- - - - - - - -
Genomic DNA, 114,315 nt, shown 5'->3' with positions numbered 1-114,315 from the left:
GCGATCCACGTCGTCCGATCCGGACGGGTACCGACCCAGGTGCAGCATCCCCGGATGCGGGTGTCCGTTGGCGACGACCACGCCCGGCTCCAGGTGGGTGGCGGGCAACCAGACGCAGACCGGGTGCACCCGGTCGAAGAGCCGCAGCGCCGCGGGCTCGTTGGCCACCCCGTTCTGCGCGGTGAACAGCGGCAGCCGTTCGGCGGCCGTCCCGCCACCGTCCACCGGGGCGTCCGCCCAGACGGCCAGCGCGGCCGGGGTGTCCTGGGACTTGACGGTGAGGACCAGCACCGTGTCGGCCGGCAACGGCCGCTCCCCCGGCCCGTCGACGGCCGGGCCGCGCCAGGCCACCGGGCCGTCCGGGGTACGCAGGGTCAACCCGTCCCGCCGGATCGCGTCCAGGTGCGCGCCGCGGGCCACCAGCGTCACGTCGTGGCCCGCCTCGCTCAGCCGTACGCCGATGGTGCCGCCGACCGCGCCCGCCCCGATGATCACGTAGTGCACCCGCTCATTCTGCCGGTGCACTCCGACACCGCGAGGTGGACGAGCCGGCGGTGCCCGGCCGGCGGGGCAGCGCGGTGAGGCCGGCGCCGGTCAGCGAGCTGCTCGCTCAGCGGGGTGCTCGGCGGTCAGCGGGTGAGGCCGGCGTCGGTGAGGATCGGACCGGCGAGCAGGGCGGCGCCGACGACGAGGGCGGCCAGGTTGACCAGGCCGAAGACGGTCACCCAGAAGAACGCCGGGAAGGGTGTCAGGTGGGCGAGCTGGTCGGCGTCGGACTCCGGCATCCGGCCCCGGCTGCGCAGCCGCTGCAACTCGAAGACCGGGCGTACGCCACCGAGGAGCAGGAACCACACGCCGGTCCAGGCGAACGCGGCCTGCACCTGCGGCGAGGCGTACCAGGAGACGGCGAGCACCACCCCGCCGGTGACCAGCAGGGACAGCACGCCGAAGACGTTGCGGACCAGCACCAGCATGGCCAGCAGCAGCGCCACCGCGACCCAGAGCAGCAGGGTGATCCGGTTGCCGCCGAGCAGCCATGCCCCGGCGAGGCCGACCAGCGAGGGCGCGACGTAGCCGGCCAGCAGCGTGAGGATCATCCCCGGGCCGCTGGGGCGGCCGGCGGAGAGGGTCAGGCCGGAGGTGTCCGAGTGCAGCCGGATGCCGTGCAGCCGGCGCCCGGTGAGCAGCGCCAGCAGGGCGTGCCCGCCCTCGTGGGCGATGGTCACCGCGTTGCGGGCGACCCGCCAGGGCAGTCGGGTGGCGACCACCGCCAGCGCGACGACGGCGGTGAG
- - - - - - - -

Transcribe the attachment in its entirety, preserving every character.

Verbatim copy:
Genomic DNA, 114,315 nt, shown 5'->3' with positions numbered 1-114,315 from the left:
GCGATCCACGTCGTCCGATCCGGACGGGTACCGACCCAGGTGCAGCATCCCCGGATGCGGGTGTCCGTTGGCGACGACCACGCCCGGCTCCAGGTGGGTGGCGGGCAACCAGACGCAGACCGGGTGCACCCGGTCGAAGAGCCGCAGCGCCGCGGGCTCGTTGGCCACCCCGTTCTGCGCGGTGAACAGCGGCAGCCGTTCGGCGGCCGTCCCGCCACCGTCCACCGGGGCGTCCGCCCAGACGGCCAGCGCGGCCGGGGTGTCCTGGGACTTGACGGTGAGGACCAGCACCGTGTCGGCCGGCAACGGCCGCTCCCCCGGCCCGTCGACGGCCGGGCCGCGCCAGGCCACCGGGCCGTCCGGGGTACGCAGGGTCAACCCGTCCCGCCGGATCGCGTCCAGGTGCGCGCCGCGGGCCACCAGCGTCACGTCGTGGCCCGCCTCGCTCAGCCGTACGCCGATGGTGCCGCCGACCGCGCCCGCCCCGATGATCACGTAGTGCACCCGCTCATTCTGCCGGTGCACTCCGACACCGCGAGGTGGACGAGCCGGCGGTGCCCGGCCGGCGGGGCAGCGCGGTGAGGCCGGCGCCGGTCAGCGAGCTGCTCGCTCAGCGGGGTGCTCGGCGGTCAGCGGGTGAGGCCGGCGTCGGTGAGGATCGGACCGGCGAGCAGGGCGGCGCCGACGACGAGGGCGGCCAGGTTGACCAGGCCGAAGACGGTCACCCAGAAGAACGCCGGGAAGGGTGTCAGGTGGGCGAGCTGGTCGGCGTCGGACTCCGGCATCCGGCCCCGGCTGCGCAGCCGCTGCAACTCGAAGACCGGGCGTACGCCACCGAGGAGCAGGAACCACACGCCGGTCCAGGCGAACGCGGCCTGCACCTGCGGCGAGGCGTACCAGGAGACGGCGAGCACCACCCCGCCGGTGACCAGCAGGGACAGCACGCCGAAGACGTTGCGGACCAGCACCAGCATGGCCAGCAGCAGCGCCACCGCGACCCAGAGCAGCAGGGTGATCCGGTTGCCGCCGAGCAGCCATGCCCCGGCGAGGCCGACCAGCGAGGGCGCGACGTAGCCGGCCAGCAGCGTGAGGATCATCCCCGGGCCGCTGGGGCGGCCGGCGGAGAGGGTCAGGCCGGAGGTGTCCGAGTGCAGCCGGATGCCGTGCAGCCGGCGCCCGGTGAGCAGCGCCAGCAGGGCGTGCCCGCCCTCGTGGGCGATGGTCACCGCGTTGCGGGCGACCCGCCAGGGCAGTCGGGTGGCGACCACCGCCAGCGCGACGACGGCGGTGAG